Mountain gorges, some of the best beaches in the world, and oldest historical sites in Greece. Here Venetians made a lasting contribution to the cities, building ports, walls and fortresses that stand tall today in Chania, Rethymno and all the way to Heraklion.

Appreciate the neat and sweet look of the Chania old harbour, the three century worth of work by Venetian masters. Get up to the beautiful Odigitrias Monastery, also known as Monastery of our Lady of Gonia, on a steep hill facing the Gulf of Chania, known for its fortified walls and the floor of the courtyard made of small cobblestones completely surrounded by the cells of the monks. Walk through Old Town of Rethymno, the third-largest city in Crete, the best preserved old town on the island with Renaissance mansions, arches and catholic churches.

Get some of the best memories of your life hiking the challenging 16 km route in the Samaria Gorge, major tourist attraction of the island created by a small river running through the White Mountains. Look up as you walk, to catch sight of the endangered kri-kri, a kind of feral goat that makes light work of even sheer rock faces. Add to your nature exploration tour any of other sweet spots like Imbros gorge, or Komolithi hills in Potamida village in the Tyflos river valley, or Kournas lake with hills views, birds, ceramics shops and paddle boats.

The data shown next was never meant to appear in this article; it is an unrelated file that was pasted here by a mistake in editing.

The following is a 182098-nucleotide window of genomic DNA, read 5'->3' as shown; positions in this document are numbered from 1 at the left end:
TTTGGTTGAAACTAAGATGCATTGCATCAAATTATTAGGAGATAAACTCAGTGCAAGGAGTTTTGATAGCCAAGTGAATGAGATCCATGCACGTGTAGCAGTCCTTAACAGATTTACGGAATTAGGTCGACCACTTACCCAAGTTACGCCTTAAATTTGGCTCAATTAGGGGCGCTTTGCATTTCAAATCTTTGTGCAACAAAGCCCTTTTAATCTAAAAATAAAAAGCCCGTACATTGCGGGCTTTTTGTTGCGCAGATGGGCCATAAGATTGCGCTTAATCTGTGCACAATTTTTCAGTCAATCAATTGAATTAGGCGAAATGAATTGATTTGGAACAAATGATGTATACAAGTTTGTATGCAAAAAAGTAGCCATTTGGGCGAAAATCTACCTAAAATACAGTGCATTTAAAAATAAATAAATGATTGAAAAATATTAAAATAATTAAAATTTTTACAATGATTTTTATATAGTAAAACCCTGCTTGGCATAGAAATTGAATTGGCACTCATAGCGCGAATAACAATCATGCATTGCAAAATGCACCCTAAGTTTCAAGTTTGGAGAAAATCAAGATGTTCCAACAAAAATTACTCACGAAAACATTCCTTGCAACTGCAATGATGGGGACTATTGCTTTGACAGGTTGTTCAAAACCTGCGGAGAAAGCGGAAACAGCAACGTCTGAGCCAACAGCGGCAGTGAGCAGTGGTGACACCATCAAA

Ride to one of the world’s best beaches, Elafonisi, a nature reserve on the channel between the mainland and Elafonisi, with pink sand and dunes, where you can pass from one to the other on sand bars without getting your feet wet. Get amazed at the paradise that is Balos Lagoon, one of Crete’s most famous images. Enjoy biodiversity of Agia lake or the sunsets on the coast of Sfakia. 

Check out Falassarna beach, often ranked as the best beach on Crete and one of the best in Europe. Surprise yourself when returning from Falassarna beach to discover the town’s acropolis climbing 90 metres above the water, featuring the remains of wells, cisterns, fortifications and a temple going back to the 4th century BC. Add Kalaviani-Falasarna hiking trail to your tour around Falassarna in addition to the beach and the ancient city. Check any of the other notable beaches of Western Crete: Ravdoula, the wildest one, or Marmara beach. Refresh at the waterfalls and springs of Argyroupoli. 

Rest on a plateau surrounded by vineyards, olive trees and oaks near the Arkadi Monastery, founded by the Byzantine emperor Arcadius. Get inner peace at Holy Trinity Monastery on the Akrotiri Peninsula, ensconced in vineyards, olive groves and cypress trees, where wine and olive products made by monks are sold at the monastery shop. Pay a visit to one of the most unspoiled places to visit in Crete, the pretty peaceful village of Loutro, accessed best by boat, flanked by steep mountains and home to a sizable herd of goats with the view of the tepid sea, sheltered by a lush bay. 

Choose the history and architecture tour with places like the ancient city of Aptera with Roman aqueduct and cisterns, or Fragokastelo fortress. Get another full package of options in Plakias, much like in Farnassa, with an enormous beach, remains of a fortress, churches of all architectural styles, horse riding school and ruins of an old water mill.